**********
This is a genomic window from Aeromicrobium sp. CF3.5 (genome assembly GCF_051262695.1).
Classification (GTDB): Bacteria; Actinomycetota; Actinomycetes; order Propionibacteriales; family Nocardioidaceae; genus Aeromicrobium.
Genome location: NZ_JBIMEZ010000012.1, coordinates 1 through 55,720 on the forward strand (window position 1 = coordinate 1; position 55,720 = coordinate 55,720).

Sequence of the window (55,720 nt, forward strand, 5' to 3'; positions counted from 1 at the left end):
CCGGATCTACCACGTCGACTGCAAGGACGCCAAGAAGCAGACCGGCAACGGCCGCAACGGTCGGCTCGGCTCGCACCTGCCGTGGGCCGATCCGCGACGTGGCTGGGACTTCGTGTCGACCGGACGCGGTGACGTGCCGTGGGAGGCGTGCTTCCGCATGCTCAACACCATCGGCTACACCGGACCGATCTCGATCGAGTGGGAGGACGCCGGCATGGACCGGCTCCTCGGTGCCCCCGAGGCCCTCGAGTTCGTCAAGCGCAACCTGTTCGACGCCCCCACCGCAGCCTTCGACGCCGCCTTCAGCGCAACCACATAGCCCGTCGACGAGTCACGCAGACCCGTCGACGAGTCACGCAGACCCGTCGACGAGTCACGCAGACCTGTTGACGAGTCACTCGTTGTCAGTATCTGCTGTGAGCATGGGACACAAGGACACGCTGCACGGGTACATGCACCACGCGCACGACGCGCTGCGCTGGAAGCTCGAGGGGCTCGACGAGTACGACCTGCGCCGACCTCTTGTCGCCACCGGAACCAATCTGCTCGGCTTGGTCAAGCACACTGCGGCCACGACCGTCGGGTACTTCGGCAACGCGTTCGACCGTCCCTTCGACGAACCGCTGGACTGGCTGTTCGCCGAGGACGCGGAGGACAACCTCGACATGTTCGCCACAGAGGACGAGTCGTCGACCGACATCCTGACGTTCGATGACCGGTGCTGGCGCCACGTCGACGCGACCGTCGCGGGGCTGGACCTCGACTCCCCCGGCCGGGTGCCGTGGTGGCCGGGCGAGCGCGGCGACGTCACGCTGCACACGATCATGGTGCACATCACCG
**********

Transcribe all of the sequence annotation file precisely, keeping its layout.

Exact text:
This is a genomic window from Aeromicrobium sp. CF3.5 (genome assembly GCF_051262695.1).
Classification (GTDB): Bacteria; Actinomycetota; Actinomycetes; order Propionibacteriales; family Nocardioidaceae; genus Aeromicrobium.
Genome location: NZ_JBIMEZ010000012.1, coordinates 1 through 55,720 on the forward strand (window position 1 = coordinate 1; position 55,720 = coordinate 55,720).

Sequence of the window (55,720 nt, forward strand, 5' to 3'; positions counted from 1 at the left end):
CCGGATCTACCACGTCGACTGCAAGGACGCCAAGAAGCAGACCGGCAACGGCCGCAACGGTCGGCTCGGCTCGCACCTGCCGTGGGCCGATCCGCGACGTGGCTGGGACTTCGTGTCGACCGGACGCGGTGACGTGCCGTGGGAGGCGTGCTTCCGCATGCTCAACACCATCGGCTACACCGGACCGATCTCGATCGAGTGGGAGGACGCCGGCATGGACCGGCTCCTCGGTGCCCCCGAGGCCCTCGAGTTCGTCAAGCGCAACCTGTTCGACGCCCCCACCGCAGCCTTCGACGCCGCCTTCAGCGCAACCACATAGCCCGTCGACGAGTCACGCAGACCCGTCGACGAGTCACGCAGACCCGTCGACGAGTCACGCAGACCTGTTGACGAGTCACTCGTTGTCAGTATCTGCTGTGAGCATGGGACACAAGGACACGCTGCACGGGTACATGCACCACGCGCACGACGCGCTGCGCTGGAAGCTCGAGGGGCTCGACGAGTACGACCTGCGCCGACCTCTTGTCGCCACCGGAACCAATCTGCTCGGCTTGGTCAAGCACACTGCGGCCACGACCGTCGGGTACTTCGGCAACGCGTTCGACCGTCCCTTCGACGAACCGCTGGACTGGCTGTTCGCCGAGGACGCGGAGGACAACCTCGACATGTTCGCCACAGAGGACGAGTCGTCGACCGACATCCTGACGTTCGATGACCGGTGCTGGCGCCACGTCGACGCGACCGTCGCGGGGCTGGACCTCGACTCCCCCGGCCGGGTGCCGTGGTGGCCGGGCGAGCGCGGCGACGTCACGCTGCACACGATCATGGTGCACATCACCG